They Hant No Vaginia Genilmen: Transitionally literate soldiers’ letters offer insights about the sound of the Civil War
by Ben Hitchcock | | Thursday, July 19, 2018 - 20:36
The Civil War caused a national letter-writing boom, as young men rich and poor traveled far from their homes to fight. Many Civil War soldiers were experienced writers. Sons of wealthy plantation families were well-educated and well-read, and they wrote letters peppered with literary references, purple prose, political ideology, and sharp insights into the world around them. Some coped with the lonely hours in camp by writing elaborate love poems to their spouses at home.
by Jesse George-Nichol | | Wednesday, July 18, 2018 - 10:40
Last year this blog highlighted the University of Virginia’s erasure of its Union army veterans in the aftermath of the Civil War. Brian Neumann’s posts about William Meade Fishback, James Overton Broadhead, and Joseph Cabell Breckinridge remind us that Virginians understood their obligations to their state, to the South, and to the Union differently, leading neighbors, friends, and classmates to choose differ
by James Ambuske | | Wednesday, May 16, 2018 - 11:05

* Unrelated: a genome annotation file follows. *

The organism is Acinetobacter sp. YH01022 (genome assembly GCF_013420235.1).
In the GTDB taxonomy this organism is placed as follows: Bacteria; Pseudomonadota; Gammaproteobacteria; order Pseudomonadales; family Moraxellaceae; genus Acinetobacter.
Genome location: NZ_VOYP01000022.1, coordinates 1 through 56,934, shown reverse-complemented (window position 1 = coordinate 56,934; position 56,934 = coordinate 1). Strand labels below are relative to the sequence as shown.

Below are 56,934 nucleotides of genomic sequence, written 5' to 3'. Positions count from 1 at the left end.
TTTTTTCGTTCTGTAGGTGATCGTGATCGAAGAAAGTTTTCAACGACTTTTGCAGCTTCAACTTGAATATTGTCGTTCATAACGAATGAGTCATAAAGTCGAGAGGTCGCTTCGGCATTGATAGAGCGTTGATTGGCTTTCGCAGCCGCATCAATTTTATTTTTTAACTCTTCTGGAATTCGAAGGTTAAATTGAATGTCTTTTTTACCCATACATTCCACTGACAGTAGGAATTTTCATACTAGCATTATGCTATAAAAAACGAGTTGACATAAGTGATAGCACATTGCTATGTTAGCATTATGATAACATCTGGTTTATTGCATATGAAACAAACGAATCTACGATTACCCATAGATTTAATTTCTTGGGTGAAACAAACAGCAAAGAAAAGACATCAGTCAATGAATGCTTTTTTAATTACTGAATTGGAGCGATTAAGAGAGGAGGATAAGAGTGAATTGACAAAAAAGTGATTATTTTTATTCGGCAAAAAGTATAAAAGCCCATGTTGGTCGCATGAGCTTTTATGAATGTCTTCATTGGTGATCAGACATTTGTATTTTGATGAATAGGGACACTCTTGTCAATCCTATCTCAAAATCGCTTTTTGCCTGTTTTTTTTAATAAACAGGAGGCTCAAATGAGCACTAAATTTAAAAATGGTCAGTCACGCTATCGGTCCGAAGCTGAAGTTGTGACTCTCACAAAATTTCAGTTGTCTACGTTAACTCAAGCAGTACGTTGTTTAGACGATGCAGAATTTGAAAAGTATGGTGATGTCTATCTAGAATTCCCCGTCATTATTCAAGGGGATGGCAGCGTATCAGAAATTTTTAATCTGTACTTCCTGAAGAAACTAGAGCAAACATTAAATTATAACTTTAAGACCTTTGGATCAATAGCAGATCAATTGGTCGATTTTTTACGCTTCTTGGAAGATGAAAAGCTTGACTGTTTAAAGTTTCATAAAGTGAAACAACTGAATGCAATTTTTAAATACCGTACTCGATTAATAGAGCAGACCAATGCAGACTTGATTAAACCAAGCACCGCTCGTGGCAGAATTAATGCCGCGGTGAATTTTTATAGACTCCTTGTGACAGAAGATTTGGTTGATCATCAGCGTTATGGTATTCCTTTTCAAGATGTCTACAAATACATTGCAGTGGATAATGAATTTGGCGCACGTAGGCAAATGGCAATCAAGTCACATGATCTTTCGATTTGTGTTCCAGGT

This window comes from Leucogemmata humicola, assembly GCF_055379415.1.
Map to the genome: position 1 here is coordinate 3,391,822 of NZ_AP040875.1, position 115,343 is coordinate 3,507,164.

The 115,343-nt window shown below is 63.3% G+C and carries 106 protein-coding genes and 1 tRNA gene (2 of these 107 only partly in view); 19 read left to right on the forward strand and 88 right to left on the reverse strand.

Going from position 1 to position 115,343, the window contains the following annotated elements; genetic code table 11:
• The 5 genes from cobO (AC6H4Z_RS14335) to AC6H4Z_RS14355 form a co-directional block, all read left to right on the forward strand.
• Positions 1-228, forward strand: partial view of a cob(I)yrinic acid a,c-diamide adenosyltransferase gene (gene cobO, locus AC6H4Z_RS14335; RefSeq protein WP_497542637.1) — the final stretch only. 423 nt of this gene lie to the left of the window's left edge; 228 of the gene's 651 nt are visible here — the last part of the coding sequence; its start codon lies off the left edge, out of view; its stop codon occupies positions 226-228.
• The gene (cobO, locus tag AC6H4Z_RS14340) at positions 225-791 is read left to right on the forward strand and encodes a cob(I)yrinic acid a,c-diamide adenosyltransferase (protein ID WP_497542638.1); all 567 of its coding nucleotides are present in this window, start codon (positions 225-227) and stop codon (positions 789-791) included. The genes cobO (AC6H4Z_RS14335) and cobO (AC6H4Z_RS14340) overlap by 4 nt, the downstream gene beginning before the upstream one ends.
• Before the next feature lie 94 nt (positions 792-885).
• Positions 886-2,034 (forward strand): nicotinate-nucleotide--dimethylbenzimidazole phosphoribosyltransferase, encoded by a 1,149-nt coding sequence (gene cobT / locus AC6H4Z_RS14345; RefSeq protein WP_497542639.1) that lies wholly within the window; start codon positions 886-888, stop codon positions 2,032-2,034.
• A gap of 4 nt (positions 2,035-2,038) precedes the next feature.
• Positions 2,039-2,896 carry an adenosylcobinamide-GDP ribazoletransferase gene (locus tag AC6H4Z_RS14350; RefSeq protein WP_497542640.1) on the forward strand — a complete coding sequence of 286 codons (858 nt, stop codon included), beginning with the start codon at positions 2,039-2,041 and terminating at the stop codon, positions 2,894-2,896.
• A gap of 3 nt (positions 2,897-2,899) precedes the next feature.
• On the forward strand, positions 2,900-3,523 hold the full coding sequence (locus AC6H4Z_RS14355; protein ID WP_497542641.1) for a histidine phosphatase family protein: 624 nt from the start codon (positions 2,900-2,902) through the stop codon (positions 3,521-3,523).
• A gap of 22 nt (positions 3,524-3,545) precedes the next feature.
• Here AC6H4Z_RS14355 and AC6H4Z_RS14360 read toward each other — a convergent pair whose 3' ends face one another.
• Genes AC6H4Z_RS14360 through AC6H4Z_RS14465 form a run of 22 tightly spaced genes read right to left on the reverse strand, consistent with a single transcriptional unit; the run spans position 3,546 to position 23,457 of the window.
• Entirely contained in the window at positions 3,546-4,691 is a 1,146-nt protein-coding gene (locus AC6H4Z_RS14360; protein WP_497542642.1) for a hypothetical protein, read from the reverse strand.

The UVA Law Library and the John L. Nau III Center for Civil War History are pleased to announce the C.S.S. Alabama Claims Cases Transcription Project. The over 100 documents in this collection center on the life and death of the British-built commerce raider C.S.S. Alabama and her sister ships, the C.S.S. Florida and the C.S.S. Shenandoah.
by William B. Kurtz | | Wednesday, November 29, 2017 - 12:52
The Nau Center has only recently begun to recover the stories and experiences of those alumni and students who fought for the Union during the Civil War. PhD candidate Brian Neumann has already explored some of those stories in blog posts about Joseph Cabell Breckinridge, James Overton Broadhead, and William Meade Fishback.
Patriots in Pandenarium: An Albemarle Plantation, a Free Pennsylvania Settlement, and the U.S. Colored Troops
by Jane Diamond | | Thursday, November 2, 2017 - 10:54
In August 1864, three men named John Allen, James H. Garland, and George W. Lewis enlisted in Company A of the 127th Regiment United States Colored Troops (USCT). They were young—giving their ages as 17, 20, and 26, respectively on their enlistment papers—and all lived in Mercer County in western Pennsylvania. They were from a local community named “Pandenarium,” although all three had actually been born far to the south in Albemarle County, Virginia.